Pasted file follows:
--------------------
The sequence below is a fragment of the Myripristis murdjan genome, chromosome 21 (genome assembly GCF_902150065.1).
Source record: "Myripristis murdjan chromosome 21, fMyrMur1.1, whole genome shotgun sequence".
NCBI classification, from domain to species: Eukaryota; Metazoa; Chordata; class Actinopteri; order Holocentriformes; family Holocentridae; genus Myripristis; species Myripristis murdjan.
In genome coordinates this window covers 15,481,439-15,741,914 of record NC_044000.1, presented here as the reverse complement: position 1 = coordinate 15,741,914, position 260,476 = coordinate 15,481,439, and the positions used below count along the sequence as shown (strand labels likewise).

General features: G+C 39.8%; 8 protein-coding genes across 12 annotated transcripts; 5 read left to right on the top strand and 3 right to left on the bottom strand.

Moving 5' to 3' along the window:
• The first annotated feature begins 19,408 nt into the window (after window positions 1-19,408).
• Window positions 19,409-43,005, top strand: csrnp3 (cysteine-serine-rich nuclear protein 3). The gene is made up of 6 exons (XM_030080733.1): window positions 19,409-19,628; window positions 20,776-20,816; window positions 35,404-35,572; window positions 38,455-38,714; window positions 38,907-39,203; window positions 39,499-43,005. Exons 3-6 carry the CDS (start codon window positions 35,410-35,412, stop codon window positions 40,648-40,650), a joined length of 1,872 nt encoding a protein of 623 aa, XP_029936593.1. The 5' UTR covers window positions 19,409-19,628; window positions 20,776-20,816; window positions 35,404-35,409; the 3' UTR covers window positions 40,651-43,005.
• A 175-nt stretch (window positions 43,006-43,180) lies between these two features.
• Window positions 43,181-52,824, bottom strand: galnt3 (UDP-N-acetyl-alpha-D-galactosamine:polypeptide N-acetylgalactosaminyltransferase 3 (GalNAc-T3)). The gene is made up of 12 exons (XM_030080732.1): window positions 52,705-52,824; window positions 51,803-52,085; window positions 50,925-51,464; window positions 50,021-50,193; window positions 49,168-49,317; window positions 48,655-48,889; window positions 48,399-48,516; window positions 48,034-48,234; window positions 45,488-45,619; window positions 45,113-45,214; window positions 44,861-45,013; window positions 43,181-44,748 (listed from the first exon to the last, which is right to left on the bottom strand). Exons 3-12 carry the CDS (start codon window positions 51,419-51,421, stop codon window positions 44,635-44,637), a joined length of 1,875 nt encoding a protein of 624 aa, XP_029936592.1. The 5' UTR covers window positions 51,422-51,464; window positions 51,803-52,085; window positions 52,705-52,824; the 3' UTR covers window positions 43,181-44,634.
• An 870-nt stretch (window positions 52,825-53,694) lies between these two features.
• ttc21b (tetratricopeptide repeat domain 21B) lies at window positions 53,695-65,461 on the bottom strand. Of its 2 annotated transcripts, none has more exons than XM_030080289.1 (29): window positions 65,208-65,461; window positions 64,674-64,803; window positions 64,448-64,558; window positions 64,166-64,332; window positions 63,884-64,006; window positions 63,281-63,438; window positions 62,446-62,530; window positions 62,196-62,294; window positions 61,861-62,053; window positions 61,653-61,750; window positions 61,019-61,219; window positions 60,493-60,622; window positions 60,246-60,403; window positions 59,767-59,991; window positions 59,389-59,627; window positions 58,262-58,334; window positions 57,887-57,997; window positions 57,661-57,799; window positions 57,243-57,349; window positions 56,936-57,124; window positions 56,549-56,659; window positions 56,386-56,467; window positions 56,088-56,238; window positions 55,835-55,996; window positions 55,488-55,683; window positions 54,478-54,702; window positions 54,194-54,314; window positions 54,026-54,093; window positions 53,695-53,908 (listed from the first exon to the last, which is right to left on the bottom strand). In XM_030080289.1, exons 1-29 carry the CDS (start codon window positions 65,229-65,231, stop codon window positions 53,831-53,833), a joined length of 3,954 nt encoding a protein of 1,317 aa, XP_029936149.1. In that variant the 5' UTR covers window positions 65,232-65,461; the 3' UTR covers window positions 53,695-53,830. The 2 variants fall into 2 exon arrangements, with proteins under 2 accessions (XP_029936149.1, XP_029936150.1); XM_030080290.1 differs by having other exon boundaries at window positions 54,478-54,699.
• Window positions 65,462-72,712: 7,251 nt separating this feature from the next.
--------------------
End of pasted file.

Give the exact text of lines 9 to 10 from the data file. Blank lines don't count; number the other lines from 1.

• A 175-nt stretch (window positions 43,006-43,180) lies between these two features.
• Window positions 43,181-52,824, bottom strand: galnt3 (UDP-N-acetyl-alpha-D-galactosamine:polypeptide N-acetylgalactosaminyltransferase 3 (GalNAc-T3)). The gene is made up of 12 exons (XM_030080732.1): window positions 52,705-52,824; window positions 51,803-52,085; window positions 50,925-51,464; window positions 50,021-50,193; window positions 49,168-49,317; window positions 48,655-48,889; window positions 48,399-48,516; window positions 48,034-48,234; window positions 45,488-45,619; window positions 45,113-45,214; window positions 44,861-45,013; window positions 43,181-44,748 (listed from the first exon to the last, which is right to left on the bottom strand). Exons 3-12 carry the CDS (start codon window positions 51,419-51,421, stop codon window positions 44,635-44,637), a joined length of 1,875 nt encoding a protein of 624 aa, XP_029936592.1. The 5' UTR covers window positions 51,422-51,464; window positions 51,803-52,085; window positions 52,705-52,824; the 3' UTR covers window positions 43,181-44,634.